But then, these things seem hard. Far easier, it seems, to focus on pat analyses, like blaming the OFWs, the only sector that ever really did something concretely good for the economy. (Note: I wrote this piece as editorial for the BusinessMirror, 12 March 2007)
Sunday, March 11, 2007
April 29–May 26
Editor, Silicon Valley/San Jose Business Journal
San Jose, California, USA
Norman Bell is editor of the Silicon Valley/San Jose Business Journal, a weekly newspaper serving the business community in and around America’s 10th largest city. The newspaper, read by decision makers in Silicon Valley, has a news staff of 14 and a circulation of about 12,000.
Prior to joining the Business Journal in 2004, Mr. Bell had a lengthy career in managing daily newspapers, serving as the top editor at the News-Tribune in Tacoma, WA, (1986–91) and the Trentonian in Trenton, NJ, (1999) and as managing editor of the Albuquerque Tribune (1981–85) and the five-paper ANG group based in Oakland, CA, (2000–2004). He also has served as assistant managing editor at the Press-Enterprise in Riverside, CA, and Citizen-Journal in Columbus, Ohio, and metro editor at the Detroit News. For three years (1992–94), he taught journalism as the McMahan Centennial Professor of News Communication at the University of Oklahoma.
His newspapers have won a variety of awards including Casey medals, Associated Press Managing Editors public service honors and a James Madison award from SPJ for efforts on behalf of open records. A project of his design on euthanasia legislation was a Pulitzer finalist. He served two terms as president of the New Mexico Associated Press Managing Editors group.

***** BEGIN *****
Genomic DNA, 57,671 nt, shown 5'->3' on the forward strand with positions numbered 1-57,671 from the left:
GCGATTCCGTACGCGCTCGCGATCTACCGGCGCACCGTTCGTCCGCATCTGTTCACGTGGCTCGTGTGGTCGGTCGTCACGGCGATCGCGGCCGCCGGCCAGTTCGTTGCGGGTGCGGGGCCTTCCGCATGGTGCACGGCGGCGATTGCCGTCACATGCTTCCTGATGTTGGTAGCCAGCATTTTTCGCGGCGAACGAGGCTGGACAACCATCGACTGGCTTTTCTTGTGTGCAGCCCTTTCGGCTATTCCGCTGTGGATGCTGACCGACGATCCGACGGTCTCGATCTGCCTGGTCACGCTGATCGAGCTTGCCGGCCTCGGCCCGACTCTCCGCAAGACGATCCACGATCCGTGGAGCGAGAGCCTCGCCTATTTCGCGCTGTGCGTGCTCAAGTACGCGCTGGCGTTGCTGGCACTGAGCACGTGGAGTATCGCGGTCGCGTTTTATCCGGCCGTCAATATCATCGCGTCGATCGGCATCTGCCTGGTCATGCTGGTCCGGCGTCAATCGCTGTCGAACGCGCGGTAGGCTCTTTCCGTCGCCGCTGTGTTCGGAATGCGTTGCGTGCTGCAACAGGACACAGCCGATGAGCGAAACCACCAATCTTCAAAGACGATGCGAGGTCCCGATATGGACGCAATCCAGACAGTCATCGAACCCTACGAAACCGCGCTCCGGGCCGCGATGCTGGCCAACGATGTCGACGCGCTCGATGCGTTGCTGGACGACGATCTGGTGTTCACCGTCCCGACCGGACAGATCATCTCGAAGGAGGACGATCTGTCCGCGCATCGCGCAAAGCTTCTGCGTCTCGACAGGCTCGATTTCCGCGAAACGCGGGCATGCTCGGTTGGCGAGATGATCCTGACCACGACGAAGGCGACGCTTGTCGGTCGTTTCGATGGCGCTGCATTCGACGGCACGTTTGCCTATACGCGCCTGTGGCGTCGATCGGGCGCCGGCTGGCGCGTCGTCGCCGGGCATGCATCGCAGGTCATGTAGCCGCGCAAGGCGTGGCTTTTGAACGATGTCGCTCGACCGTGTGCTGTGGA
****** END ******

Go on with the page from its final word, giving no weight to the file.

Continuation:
Mr. Bell holds a master’s degree in American studies from Union University in Schenectady, NY, and a bachelor of commerce degree from McGill University in Montreal, Quebec, Canada. He also has attended professional programs at the American Press Institute and the Poynter Institute.
Senior Reporter, Commercial Times
Chen Pi-Fen, also known as Cristina, has been working as a journalist with the Commercial Times for fourteen years. The Commercial Times Co., Ltd., established in 1978, is a major member of the China Times Inc., Ltd., one of the largest domestic news groups in Taiwan. The Commercial Times is a Chinese language business daily widely read and respected by Taiwan’s investors and entrepreneurs as a professional source of financial news and market analysis.
Starting as a general reporter, Ms. Chen quickly worked her way up to become a first tier reporter and team leader in daily news. She currently serves as Section Convener of the Banking and Finance News Department and coordinator in different sections with the editorial desk. She has covered economic issues and events throughout Asia and continues to observe macroeconomic change, technology development, industry supply chains, government policies, and the Asian regional market.
She won the Pan-Asian Journalism Award of Citibank in 1993 for her story “The Greater China Policy from Multinational Corporations,” and has secured interviews with political and economic leaders such as Malaysian Prime Minister Mahathir Mohamad and more than twenty winners of the Nobel Prize in Economics.
Ms. Chen also contributes to academic research as a Ph.D student in the College of International Studies in Tamkang University in Taiwan and as a research partner in the Taiwan Institute of Economic Research. She holds a master’s degree in economic society and media from Tamkang University, and participated in a journalism course at Columbia University in the United States in 1993.